This my one hundredth page for this blog

Imagine you are building or refurbishing or even extending a house or other property. One of the ideas you have is that the columns or pillars that are part of the property should have tiles attached to them: purely cosmetic, not structural.

The question turns to design and you think:

  • All one tile? Same colour, size and material?
  • Two tiles? Different colours and size, same or different material?
  • Three tiles? …

There are many possible combination of tiling here, clearly. However, what I want to talk about here is the scenario of choosing

  • four tiles
    • different colours
    • same size
    • same material

… you can change any of this as you wish!

These four tiles can be arranged in any pattern or style you want; and I am going to assume that four tiles extend across the face of the column exactly, including the grouting (infilling): no overlaps or shortfalls …

Your tiles might look like this … just playing with ideas here:

tiles_vert_1 tiles_vert_2 tiles_horiz
Tiles Vertical 1 Tiles Vertical 2 Tiles Horizontal
tiles_offset_1 tiles_offset_2 tiles_rand
Tiles Offset 1 Tiles Offset 2 Tiles Random

What’s this got to do with Excel I can hear you screaming at the screen??? Well, how did I

a) get all of those colours EASILY to be the colours required?

b) How did I randomise the results?

Ah! Now you can see there must be a little bit more to this than meets the eye!

Conditional Formatting

Enter the number 1, 2, 3 and 4 wherever you want them on the column. In the case of the Tiles Vertical 1, all I did was put tile 1 in the first column and only tile 1, tile 2 in column 2 and only tile 2 … and the same for columns 3 and 4.

For Tiles Vertical 2, I have moved things around a little as you can see, but in large blocks of seven tiles.

It should be clear what’s happening in Tiles Horizontal and then again for Tiles Offset 1 and 2.

I selected the range for the entire column and opened Conditional Formatting Equal to … I made any cell with the value of 1 equal to light blue background with the same light blue text colour. Similarly for numbers 2, 3 and 4.

That’s easy!

Random Tiling

With Tiles Random all I did was to program every cell with this formula


I kept the same colour formatting as I just described above and then, randomisation does the rest. You should find it is truly random and there is one feature that you are probably not ready for: with true randomisation, there will be ranges of two, three and even more contiguous cells with the same colour if the columns and the number of tiles are large enough. If I asked you to create your own random design without using Excel’s RANDBETWEEN or RAND() functions, you would not create contiguous ranges of cells of the same colour I am almost sure!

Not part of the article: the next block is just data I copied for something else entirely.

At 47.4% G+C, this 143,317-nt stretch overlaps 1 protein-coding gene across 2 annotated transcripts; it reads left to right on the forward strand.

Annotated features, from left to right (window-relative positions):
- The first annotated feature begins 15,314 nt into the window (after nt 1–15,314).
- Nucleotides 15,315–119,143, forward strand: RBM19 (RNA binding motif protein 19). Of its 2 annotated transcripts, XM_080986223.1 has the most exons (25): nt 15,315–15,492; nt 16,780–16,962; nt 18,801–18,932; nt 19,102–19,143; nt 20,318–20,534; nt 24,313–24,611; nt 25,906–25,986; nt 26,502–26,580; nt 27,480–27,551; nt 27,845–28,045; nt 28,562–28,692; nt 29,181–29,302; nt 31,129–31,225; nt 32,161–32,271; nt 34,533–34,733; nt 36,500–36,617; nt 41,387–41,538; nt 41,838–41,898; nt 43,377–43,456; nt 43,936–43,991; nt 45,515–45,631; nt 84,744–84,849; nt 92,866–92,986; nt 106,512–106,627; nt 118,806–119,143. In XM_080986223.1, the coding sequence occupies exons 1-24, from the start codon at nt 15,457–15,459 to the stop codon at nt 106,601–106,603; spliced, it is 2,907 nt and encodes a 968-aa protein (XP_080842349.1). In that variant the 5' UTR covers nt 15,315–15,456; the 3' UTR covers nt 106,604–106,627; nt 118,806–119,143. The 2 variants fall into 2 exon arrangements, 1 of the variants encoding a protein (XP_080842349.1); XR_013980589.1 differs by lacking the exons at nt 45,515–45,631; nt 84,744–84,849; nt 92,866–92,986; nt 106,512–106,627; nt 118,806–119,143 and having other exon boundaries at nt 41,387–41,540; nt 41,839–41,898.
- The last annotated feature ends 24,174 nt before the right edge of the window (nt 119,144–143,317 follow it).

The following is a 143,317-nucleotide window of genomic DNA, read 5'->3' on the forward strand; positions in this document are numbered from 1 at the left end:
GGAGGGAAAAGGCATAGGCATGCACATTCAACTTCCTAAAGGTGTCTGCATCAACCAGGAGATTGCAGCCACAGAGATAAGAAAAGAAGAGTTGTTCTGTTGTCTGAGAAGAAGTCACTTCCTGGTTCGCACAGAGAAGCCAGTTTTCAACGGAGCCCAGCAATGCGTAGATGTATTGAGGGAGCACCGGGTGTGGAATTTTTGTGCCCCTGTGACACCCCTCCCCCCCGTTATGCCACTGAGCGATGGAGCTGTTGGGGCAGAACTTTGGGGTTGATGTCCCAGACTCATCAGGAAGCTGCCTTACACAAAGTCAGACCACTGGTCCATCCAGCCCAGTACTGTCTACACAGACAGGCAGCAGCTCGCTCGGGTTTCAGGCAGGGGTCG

If you want to use this random styling idea please remember one important thing: when the worksheet recalculates, you will get a new and probably completely different random pattern. Take a screen shot of the column you like or copy the one you like, paste special, paste as values … that will preserve your favourite pattern.

Shopping List

With the vertical and horizontal and even the offset patterns, your shopping list is straightforward … with two exceptions:

Most scenarios are like this, the vertical stripes one:



Where we need to buy and use equal numbers of the four tiles we have selected.

For the horizontal stripes, however, we have assumed that we need 34 rows of tiles and that leads to this outcome:



Where we need 32 of tiles 1 and 2 but only 28 of tiles 3 and 4: watch out for that with your own columns!

Finally, for the random pattern, for a new pattern compared to one we show above:



We need 35 of tile 1, 26 each of tiles 3 and 4 and 33 of tile 4.

As a matter of interest, I pressed the F9 key six times to generate six brand new patterns and the new shopping lists are as follows:



You can see that the results of the random simulation vary considerable from a minimum of 18 tiles to a maximum of 37 tiles in this range of six simulations.

Counting Formula

The formula for counting the number of tiles needed is as follows, the same for all pattern options, by the way:



I am sure you can work out what I did here!

There you are: simple really but maybe a little hint in there that you have learned from!

Duncan Williamson

2 Responses to “Randomising the Tiles on a Column or Pillar”

  1. duncanwil Says:

    I just realised i should have added one more feature to this little model: counting how many tiles of each colour i need to buy! I will add that as i add this to its proper place in the menu … I also forgot to do that!

  2. I have done that now … added a couple more sections that includes how to program the shopping list and points to look out for that include the volatility of random number generators!

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